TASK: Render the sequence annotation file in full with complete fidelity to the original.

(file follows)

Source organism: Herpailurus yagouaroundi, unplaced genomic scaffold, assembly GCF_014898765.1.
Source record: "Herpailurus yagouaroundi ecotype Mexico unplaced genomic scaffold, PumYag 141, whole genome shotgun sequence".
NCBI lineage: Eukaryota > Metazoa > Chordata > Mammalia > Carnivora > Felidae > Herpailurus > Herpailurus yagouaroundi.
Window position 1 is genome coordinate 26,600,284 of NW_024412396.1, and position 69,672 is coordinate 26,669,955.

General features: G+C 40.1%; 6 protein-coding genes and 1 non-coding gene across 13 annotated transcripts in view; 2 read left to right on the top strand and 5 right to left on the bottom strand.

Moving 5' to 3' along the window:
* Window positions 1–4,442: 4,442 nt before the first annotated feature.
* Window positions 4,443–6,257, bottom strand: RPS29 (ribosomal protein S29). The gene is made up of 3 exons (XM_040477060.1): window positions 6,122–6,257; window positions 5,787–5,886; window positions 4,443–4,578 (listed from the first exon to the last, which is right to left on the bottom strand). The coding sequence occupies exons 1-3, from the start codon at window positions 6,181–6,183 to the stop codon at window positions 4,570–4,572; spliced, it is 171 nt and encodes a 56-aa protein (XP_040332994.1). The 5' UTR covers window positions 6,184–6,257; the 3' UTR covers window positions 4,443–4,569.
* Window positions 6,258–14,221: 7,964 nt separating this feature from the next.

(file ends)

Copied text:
Source organism: Herpailurus yagouaroundi, unplaced genomic scaffold, assembly GCF_014898765.1.
Source record: "Herpailurus yagouaroundi ecotype Mexico unplaced genomic scaffold, PumYag 141, whole genome shotgun sequence".
NCBI lineage: Eukaryota > Metazoa > Chordata > Mammalia > Carnivora > Felidae > Herpailurus > Herpailurus yagouaroundi.
Window position 1 is genome coordinate 26,600,284 of NW_024412396.1, and position 69,672 is coordinate 26,669,955.

General features: G+C 40.1%; 6 protein-coding genes and 1 non-coding gene across 13 annotated transcripts in view; 2 read left to right on the top strand and 5 right to left on the bottom strand.

Moving 5' to 3' along the window:
* Window positions 1–4,442: 4,442 nt before the first annotated feature.
* Window positions 4,443–6,257, bottom strand: RPS29 (ribosomal protein S29). The gene is made up of 3 exons (XM_040477060.1): window positions 6,122–6,257; window positions 5,787–5,886; window positions 4,443–4,578 (listed from the first exon to the last, which is right to left on the bottom strand). The coding sequence occupies exons 1-3, from the start codon at window positions 6,181–6,183 to the stop codon at window positions 4,570–4,572; spliced, it is 171 nt and encodes a 56-aa protein (XP_040332994.1). The 5' UTR covers window positions 6,184–6,257; the 3' UTR covers window positions 4,443–4,569.
* Window positions 6,258–14,221: 7,964 nt separating this feature from the next.